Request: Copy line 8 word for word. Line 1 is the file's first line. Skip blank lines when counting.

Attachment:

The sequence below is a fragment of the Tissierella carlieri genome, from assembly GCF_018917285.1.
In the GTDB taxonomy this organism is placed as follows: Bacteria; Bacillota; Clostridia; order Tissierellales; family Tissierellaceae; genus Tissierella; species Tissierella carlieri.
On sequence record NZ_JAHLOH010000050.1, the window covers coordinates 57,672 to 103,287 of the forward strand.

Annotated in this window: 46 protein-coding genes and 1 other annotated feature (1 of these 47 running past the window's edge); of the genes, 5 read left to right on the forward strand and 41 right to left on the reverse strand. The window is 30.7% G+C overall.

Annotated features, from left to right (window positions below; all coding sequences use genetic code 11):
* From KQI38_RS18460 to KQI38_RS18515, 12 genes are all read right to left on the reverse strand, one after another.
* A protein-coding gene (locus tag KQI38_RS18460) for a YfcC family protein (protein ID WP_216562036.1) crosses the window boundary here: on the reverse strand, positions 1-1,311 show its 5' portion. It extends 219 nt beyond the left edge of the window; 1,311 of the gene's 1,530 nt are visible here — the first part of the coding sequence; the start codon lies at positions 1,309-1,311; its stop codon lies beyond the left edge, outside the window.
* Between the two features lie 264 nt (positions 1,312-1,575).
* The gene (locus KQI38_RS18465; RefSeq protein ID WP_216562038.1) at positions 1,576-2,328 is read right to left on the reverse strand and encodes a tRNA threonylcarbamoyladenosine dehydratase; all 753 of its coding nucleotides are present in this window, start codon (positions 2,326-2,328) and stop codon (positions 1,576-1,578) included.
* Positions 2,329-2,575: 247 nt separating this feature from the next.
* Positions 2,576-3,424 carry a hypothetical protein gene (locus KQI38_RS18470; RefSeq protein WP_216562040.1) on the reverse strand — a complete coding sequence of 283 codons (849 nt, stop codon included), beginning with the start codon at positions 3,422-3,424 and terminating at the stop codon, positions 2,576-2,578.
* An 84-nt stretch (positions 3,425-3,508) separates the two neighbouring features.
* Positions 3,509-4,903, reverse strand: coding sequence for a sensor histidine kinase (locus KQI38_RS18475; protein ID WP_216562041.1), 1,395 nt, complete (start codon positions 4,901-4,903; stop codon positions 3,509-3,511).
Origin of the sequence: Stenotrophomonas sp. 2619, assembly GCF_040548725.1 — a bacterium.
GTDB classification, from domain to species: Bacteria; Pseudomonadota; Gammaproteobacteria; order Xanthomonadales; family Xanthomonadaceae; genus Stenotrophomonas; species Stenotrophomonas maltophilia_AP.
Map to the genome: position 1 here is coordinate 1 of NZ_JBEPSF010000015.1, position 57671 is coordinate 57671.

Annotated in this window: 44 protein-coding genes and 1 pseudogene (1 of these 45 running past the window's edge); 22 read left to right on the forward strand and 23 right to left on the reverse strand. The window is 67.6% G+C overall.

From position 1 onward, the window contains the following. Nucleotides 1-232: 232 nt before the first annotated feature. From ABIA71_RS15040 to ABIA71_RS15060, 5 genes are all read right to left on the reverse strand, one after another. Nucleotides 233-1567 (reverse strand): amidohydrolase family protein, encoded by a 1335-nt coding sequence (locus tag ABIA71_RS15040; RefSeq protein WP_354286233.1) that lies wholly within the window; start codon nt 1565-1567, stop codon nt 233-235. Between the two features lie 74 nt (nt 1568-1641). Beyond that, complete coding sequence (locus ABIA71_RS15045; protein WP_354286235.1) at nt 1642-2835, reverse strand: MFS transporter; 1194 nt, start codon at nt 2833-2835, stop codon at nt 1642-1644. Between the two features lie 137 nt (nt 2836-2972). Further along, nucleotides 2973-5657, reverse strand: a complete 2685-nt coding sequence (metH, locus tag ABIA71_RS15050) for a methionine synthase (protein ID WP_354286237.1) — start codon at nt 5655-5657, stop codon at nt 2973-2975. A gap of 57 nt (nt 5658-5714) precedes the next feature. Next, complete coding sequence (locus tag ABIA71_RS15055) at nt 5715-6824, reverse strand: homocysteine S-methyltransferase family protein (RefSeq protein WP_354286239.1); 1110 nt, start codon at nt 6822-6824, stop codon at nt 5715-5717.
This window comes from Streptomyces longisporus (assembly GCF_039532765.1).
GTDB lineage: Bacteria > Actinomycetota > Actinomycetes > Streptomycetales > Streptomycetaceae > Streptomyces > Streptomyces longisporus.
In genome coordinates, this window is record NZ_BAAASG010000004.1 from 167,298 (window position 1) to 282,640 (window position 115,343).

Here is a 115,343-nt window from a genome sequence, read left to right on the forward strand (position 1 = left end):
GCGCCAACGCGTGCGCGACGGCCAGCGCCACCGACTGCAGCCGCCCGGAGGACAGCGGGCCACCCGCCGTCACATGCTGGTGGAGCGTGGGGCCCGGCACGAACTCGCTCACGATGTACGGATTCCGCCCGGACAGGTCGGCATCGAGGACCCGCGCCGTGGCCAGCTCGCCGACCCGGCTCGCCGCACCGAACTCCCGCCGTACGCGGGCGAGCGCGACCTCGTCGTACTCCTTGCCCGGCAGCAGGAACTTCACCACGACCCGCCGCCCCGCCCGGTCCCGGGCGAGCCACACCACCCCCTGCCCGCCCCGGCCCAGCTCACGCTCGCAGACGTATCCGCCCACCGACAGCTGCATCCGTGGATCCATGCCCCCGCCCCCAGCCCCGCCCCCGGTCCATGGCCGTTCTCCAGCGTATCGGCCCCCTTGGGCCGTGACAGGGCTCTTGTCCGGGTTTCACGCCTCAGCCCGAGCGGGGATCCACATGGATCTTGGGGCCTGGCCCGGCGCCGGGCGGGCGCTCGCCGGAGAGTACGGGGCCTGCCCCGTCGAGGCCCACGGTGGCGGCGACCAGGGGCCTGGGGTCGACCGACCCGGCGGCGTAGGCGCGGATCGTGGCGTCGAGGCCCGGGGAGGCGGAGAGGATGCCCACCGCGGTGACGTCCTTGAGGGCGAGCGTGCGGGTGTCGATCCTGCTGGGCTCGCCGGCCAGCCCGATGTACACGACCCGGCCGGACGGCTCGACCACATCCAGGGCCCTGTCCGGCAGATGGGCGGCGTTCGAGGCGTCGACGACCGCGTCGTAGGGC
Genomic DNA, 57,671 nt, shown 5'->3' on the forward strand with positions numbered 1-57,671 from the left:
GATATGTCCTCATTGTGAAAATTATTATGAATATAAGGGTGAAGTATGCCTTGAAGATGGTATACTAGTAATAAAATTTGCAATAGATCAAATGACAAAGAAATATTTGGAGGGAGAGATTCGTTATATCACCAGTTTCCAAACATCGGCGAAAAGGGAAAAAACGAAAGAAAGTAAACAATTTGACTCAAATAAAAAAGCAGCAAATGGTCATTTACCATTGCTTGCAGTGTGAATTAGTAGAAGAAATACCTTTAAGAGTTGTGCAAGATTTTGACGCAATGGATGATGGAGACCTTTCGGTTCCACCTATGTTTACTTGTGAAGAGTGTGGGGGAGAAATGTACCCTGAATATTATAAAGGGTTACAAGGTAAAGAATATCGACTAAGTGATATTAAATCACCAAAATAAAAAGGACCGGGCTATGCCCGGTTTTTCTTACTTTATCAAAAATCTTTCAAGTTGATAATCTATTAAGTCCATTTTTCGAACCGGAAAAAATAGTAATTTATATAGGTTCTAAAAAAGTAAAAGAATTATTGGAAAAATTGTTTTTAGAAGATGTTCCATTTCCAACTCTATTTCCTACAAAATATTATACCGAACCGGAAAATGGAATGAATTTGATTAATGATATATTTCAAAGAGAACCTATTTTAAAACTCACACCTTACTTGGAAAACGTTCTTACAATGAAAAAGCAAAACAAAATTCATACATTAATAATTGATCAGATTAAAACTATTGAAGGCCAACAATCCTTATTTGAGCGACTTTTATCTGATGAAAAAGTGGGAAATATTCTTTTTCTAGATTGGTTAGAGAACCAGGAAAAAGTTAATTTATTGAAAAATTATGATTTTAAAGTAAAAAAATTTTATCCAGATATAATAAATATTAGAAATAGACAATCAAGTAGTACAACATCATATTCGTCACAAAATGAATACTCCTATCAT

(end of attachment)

* Between the two features lie 264 nt (positions 1,312-1,575).